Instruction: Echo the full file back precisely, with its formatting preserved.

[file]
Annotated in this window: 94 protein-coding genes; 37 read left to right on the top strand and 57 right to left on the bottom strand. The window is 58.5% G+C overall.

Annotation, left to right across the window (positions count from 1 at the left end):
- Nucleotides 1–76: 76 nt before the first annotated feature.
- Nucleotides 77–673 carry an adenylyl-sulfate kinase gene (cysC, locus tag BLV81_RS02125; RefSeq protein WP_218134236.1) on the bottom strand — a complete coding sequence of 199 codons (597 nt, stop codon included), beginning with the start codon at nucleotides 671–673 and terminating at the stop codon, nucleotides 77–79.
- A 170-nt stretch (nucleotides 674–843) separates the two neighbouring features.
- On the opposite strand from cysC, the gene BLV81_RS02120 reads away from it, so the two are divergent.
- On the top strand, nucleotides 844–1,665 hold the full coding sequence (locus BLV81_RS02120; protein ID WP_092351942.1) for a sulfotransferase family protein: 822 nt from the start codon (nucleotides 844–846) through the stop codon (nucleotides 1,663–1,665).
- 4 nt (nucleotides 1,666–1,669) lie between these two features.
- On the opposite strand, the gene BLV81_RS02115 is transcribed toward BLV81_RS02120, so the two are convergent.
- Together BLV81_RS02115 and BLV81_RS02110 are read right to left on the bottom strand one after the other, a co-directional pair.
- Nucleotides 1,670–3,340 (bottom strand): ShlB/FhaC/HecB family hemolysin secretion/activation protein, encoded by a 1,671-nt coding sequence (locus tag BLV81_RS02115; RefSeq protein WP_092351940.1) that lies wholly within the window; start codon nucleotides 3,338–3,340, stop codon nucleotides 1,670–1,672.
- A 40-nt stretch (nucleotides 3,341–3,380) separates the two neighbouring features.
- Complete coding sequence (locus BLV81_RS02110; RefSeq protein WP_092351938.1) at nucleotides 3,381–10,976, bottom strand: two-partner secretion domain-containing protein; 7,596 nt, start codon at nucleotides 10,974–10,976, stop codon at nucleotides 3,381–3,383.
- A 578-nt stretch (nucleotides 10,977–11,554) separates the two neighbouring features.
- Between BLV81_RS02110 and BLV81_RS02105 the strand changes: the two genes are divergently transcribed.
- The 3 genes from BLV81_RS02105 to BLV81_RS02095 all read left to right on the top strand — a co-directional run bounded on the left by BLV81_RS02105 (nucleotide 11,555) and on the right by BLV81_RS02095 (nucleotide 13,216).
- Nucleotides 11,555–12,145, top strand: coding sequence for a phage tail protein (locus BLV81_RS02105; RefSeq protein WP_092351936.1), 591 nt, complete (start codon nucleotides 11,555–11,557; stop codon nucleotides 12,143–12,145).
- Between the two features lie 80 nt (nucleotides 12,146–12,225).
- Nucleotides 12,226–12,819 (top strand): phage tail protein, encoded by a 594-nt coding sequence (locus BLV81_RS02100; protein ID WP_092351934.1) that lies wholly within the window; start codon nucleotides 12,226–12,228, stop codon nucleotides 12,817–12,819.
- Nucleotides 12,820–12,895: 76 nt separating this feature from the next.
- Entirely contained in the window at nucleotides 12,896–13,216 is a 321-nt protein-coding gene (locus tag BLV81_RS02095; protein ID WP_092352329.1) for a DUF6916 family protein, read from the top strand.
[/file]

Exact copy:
Annotated in this window: 94 protein-coding genes; 37 read left to right on the top strand and 57 right to left on the bottom strand. The window is 58.5% G+C overall.

Annotation, left to right across the window (positions count from 1 at the left end):
- Nucleotides 1–76: 76 nt before the first annotated feature.
- Nucleotides 77–673 carry an adenylyl-sulfate kinase gene (cysC, locus tag BLV81_RS02125; RefSeq protein WP_218134236.1) on the bottom strand — a complete coding sequence of 199 codons (597 nt, stop codon included), beginning with the start codon at nucleotides 671–673 and terminating at the stop codon, nucleotides 77–79.
- A 170-nt stretch (nucleotides 674–843) separates the two neighbouring features.
- On the opposite strand from cysC, the gene BLV81_RS02120 reads away from it, so the two are divergent.
- On the top strand, nucleotides 844–1,665 hold the full coding sequence (locus BLV81_RS02120; protein ID WP_092351942.1) for a sulfotransferase family protein: 822 nt from the start codon (nucleotides 844–846) through the stop codon (nucleotides 1,663–1,665).
- 4 nt (nucleotides 1,666–1,669) lie between these two features.
- On the opposite strand, the gene BLV81_RS02115 is transcribed toward BLV81_RS02120, so the two are convergent.
- Together BLV81_RS02115 and BLV81_RS02110 are read right to left on the bottom strand one after the other, a co-directional pair.
- Nucleotides 1,670–3,340 (bottom strand): ShlB/FhaC/HecB family hemolysin secretion/activation protein, encoded by a 1,671-nt coding sequence (locus tag BLV81_RS02115; RefSeq protein WP_092351940.1) that lies wholly within the window; start codon nucleotides 3,338–3,340, stop codon nucleotides 1,670–1,672.
- A 40-nt stretch (nucleotides 3,341–3,380) separates the two neighbouring features.
- Complete coding sequence (locus BLV81_RS02110; RefSeq protein WP_092351938.1) at nucleotides 3,381–10,976, bottom strand: two-partner secretion domain-containing protein; 7,596 nt, start codon at nucleotides 10,974–10,976, stop codon at nucleotides 3,381–3,383.
- A 578-nt stretch (nucleotides 10,977–11,554) separates the two neighbouring features.
- Between BLV81_RS02110 and BLV81_RS02105 the strand changes: the two genes are divergently transcribed.
- The 3 genes from BLV81_RS02105 to BLV81_RS02095 all read left to right on the top strand — a co-directional run bounded on the left by BLV81_RS02105 (nucleotide 11,555) and on the right by BLV81_RS02095 (nucleotide 13,216).
- Nucleotides 11,555–12,145, top strand: coding sequence for a phage tail protein (locus BLV81_RS02105; RefSeq protein WP_092351936.1), 591 nt, complete (start codon nucleotides 11,555–11,557; stop codon nucleotides 12,143–12,145).
- Between the two features lie 80 nt (nucleotides 12,146–12,225).
- Nucleotides 12,226–12,819 (top strand): phage tail protein, encoded by a 594-nt coding sequence (locus BLV81_RS02100; protein ID WP_092351934.1) that lies wholly within the window; start codon nucleotides 12,226–12,228, stop codon nucleotides 12,817–12,819.
- Nucleotides 12,820–12,895: 76 nt separating this feature from the next.
- Entirely contained in the window at nucleotides 12,896–13,216 is a 321-nt protein-coding gene (locus tag BLV81_RS02095; protein ID WP_092352329.1) for a DUF6916 family protein, read from the top strand.